A ceasefire in Gaza was held mainly on Friday, allowing hundreds of trucks of food, medicine, and fuel to enter the densely populated enclave that Israel’s relentless bombardment has besieged since Hamas militants launched their surprise terror attack on October 7. Rocket fire from the Palestinian enclave into southern Israel also went quiet.
The pause in the fighting allowed residents of the war-ravaged enclave to return to their homes and take stock of what remains. It was the first time in weeks that they could hear themselves think as cars streaked past with lights flashing.
Iman Peri, 69, of Kibbutz Nirim, a kibbutz in the northern part of the Strip, was among those who returned to check on their houses. She has diabetes and severe vision loss in one eye, but she has no intention of leaving the house she has lived in for decades. “This is my land,” she said, standing at the entrance to her front yard as a group gathered at a nearby school for a prisoner release.
Peri, a member of the Israeli delegation that negotiated the prisoner exchange, brokered with Qatar’s help. The agreement mandates that each captive taken by Hamas in the operation be swapped for 150 prisoners from Israel’s jails, including women and children. It is to be carried out over four days.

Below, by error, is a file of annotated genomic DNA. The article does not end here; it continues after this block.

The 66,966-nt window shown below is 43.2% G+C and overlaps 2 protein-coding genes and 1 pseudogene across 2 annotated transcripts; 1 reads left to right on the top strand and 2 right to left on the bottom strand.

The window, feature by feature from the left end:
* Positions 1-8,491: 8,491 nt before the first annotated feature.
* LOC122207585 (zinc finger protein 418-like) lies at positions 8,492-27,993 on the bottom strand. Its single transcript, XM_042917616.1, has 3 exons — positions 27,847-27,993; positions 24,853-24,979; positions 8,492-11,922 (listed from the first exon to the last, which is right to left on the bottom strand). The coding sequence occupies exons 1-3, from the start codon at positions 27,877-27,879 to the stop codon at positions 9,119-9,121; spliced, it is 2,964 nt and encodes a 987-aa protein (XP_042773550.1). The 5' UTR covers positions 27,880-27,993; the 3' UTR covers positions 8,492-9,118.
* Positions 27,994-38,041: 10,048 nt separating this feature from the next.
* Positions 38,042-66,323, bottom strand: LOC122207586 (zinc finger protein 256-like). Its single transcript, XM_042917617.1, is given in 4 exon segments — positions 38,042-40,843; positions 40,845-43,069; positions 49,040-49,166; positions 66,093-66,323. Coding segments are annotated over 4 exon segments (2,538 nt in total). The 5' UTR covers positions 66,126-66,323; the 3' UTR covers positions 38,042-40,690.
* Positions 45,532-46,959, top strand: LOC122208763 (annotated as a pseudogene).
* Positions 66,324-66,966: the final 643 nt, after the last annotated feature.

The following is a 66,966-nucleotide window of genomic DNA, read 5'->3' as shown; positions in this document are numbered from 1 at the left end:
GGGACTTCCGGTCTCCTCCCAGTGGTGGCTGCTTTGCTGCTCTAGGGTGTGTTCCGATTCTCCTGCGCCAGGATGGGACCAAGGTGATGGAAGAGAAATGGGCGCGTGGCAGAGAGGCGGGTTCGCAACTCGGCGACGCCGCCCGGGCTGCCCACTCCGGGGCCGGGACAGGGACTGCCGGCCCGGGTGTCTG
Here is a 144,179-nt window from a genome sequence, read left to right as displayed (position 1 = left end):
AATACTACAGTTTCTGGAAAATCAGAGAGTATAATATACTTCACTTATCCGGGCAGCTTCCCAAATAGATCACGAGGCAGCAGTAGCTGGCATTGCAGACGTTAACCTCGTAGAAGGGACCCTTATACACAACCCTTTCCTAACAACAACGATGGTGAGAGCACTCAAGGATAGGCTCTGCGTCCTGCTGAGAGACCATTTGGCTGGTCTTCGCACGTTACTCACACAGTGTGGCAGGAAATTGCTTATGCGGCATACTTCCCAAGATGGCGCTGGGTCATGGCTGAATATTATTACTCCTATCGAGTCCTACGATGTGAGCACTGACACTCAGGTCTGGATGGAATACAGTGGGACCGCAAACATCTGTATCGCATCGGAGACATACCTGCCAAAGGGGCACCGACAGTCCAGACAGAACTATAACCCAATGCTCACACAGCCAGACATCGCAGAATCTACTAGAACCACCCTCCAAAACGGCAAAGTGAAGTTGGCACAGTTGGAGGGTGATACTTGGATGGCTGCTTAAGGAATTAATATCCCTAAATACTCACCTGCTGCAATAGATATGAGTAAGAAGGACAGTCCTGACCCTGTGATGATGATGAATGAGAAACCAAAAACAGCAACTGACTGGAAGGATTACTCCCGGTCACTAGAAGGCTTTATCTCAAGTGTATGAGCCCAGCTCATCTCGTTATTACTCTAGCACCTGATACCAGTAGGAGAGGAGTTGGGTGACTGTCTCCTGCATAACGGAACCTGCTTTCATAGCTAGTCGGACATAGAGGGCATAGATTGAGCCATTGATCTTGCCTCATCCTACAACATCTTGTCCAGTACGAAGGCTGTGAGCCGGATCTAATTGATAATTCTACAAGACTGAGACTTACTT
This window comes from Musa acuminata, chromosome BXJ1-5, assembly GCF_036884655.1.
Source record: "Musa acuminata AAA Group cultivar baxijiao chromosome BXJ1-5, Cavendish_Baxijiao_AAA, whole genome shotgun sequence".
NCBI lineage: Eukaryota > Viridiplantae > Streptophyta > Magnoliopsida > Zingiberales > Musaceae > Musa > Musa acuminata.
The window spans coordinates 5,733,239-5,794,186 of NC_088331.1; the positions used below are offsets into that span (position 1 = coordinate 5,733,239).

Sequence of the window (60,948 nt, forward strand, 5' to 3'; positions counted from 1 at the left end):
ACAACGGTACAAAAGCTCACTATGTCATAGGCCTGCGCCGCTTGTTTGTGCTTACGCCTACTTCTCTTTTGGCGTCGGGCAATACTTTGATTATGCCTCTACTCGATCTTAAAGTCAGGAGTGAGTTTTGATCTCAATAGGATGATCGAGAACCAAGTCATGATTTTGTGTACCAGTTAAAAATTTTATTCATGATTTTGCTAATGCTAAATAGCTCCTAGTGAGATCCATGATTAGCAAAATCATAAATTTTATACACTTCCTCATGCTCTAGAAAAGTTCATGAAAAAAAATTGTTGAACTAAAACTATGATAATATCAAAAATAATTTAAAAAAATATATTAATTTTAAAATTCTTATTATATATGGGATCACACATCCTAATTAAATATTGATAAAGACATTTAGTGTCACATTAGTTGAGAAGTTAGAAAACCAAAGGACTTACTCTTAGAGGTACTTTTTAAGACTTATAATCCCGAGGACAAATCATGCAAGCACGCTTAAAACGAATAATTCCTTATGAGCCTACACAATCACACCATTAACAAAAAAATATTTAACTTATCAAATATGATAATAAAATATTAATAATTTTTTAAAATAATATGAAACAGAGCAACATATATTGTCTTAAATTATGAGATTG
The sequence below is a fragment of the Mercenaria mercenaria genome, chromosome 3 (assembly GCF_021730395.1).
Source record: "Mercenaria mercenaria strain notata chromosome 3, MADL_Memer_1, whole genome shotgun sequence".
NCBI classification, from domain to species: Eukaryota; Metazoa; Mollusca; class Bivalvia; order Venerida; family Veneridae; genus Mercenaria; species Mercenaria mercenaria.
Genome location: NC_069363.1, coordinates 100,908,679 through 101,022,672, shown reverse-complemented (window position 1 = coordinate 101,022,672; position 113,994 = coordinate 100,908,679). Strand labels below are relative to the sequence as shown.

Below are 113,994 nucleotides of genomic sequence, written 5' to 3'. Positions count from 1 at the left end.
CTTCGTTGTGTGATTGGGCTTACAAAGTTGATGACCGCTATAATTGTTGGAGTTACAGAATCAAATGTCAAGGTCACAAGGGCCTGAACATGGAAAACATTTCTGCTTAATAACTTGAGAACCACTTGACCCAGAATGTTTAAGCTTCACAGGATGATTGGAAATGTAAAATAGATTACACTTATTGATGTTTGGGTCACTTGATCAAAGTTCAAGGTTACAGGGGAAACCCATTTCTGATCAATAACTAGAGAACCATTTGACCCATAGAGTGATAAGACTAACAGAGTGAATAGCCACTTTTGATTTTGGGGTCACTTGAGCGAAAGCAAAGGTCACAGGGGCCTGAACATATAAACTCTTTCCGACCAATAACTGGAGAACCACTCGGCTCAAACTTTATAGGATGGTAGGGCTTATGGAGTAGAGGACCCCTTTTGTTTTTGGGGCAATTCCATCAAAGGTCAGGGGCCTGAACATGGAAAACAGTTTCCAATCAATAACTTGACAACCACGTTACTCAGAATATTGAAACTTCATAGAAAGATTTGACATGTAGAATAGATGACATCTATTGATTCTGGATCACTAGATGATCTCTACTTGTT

Qatar, which mediated the talks between Israel and Hamas, announced that lists of captives would be released each day, with 13 names appearing in the initial list. Of the 50 initially listed, two were women or boys under 19. Hamas said that other resistance brigades in Gaza would be involved in the prisoner swap.
Amid the cheering, a small crowd of Palestinians gathered outside a building where they were told to meet. They were expected to get lists of prisoners who would be released and information about a planned increase in aid and fuel supplies for Gaza.
Palestinian families waited anxiously to find out whether their relatives were among the 14 captured by Hamas and subsequently handed over to Israel. The families were told to gather at a municipal building in the eastern part of Beitunia. Some said they feared their loved ones wouldn’t be among the first to be released. Other Palestinians said they hoped the swaps would include Nael el Barghouti, the longest-serving Palestinian political prisoner. His wife, Iman, is hopeful about his possible inclusion in the prisoner swap, but he has been unable to receive a formal list of his name from Israel.